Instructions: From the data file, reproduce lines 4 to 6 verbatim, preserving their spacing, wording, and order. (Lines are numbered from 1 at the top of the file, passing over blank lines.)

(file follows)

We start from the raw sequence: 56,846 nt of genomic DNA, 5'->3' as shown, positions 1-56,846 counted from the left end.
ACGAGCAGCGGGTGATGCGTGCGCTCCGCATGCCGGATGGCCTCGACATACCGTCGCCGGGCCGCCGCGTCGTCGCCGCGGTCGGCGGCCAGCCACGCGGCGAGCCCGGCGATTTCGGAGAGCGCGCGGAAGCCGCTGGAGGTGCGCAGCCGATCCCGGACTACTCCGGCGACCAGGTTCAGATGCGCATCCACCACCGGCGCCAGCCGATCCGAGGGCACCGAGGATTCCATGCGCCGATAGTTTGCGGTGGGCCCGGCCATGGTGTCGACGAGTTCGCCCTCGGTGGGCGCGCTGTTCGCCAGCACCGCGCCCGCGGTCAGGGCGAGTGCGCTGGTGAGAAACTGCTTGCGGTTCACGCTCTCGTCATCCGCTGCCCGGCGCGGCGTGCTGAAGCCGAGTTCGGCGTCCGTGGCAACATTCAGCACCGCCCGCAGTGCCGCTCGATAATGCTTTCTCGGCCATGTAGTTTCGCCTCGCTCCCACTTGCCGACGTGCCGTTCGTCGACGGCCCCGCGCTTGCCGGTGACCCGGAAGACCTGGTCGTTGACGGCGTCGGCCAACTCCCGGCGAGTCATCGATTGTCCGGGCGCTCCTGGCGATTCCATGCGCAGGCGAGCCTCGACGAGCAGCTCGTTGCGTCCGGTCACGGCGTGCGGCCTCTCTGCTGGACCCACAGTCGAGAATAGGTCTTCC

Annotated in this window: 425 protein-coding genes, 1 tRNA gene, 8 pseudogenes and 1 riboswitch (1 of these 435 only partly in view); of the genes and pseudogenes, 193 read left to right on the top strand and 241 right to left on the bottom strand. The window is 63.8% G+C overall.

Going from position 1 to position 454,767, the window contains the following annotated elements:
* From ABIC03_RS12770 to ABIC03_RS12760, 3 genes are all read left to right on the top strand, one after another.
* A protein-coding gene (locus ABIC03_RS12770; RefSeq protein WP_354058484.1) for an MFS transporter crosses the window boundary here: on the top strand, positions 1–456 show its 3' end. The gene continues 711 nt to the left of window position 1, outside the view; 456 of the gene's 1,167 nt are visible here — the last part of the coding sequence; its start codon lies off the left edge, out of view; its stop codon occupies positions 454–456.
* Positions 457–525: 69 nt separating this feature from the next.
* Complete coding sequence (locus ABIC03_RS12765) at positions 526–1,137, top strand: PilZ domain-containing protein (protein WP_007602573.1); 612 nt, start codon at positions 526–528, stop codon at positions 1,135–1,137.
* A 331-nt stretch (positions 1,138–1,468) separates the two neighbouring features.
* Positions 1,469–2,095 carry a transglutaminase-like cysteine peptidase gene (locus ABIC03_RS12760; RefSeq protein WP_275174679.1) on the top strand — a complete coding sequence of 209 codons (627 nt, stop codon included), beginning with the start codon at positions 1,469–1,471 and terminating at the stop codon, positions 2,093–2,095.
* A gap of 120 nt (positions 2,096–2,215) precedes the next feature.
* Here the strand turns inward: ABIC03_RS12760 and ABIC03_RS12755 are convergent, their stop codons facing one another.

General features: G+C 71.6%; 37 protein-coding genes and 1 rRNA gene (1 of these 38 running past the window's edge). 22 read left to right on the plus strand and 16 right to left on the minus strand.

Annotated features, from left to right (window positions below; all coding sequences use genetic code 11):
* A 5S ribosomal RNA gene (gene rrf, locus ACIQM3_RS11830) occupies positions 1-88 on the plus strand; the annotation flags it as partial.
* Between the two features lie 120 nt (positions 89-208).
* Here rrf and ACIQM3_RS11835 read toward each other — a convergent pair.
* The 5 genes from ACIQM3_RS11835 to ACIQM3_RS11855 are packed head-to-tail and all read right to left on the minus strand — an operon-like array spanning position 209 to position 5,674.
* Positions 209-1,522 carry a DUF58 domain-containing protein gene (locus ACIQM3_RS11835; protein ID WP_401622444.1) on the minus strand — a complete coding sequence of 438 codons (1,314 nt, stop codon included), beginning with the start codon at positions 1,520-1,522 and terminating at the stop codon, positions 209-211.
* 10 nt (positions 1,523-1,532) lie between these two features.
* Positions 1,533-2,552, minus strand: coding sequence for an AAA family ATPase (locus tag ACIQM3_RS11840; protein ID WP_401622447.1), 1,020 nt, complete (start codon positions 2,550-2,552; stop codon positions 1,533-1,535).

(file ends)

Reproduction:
Going from position 1 to position 454,767, the window contains the following annotated elements:
* From ABIC03_RS12770 to ABIC03_RS12760, 3 genes are all read left to right on the top strand, one after another.
* A protein-coding gene (locus ABIC03_RS12770; RefSeq protein WP_354058484.1) for an MFS transporter crosses the window boundary here: on the top strand, positions 1–456 show its 3' end. The gene continues 711 nt to the left of window position 1, outside the view; 456 of the gene's 1,167 nt are visible here — the last part of the coding sequence; its start codon lies off the left edge, out of view; its stop codon occupies positions 454–456.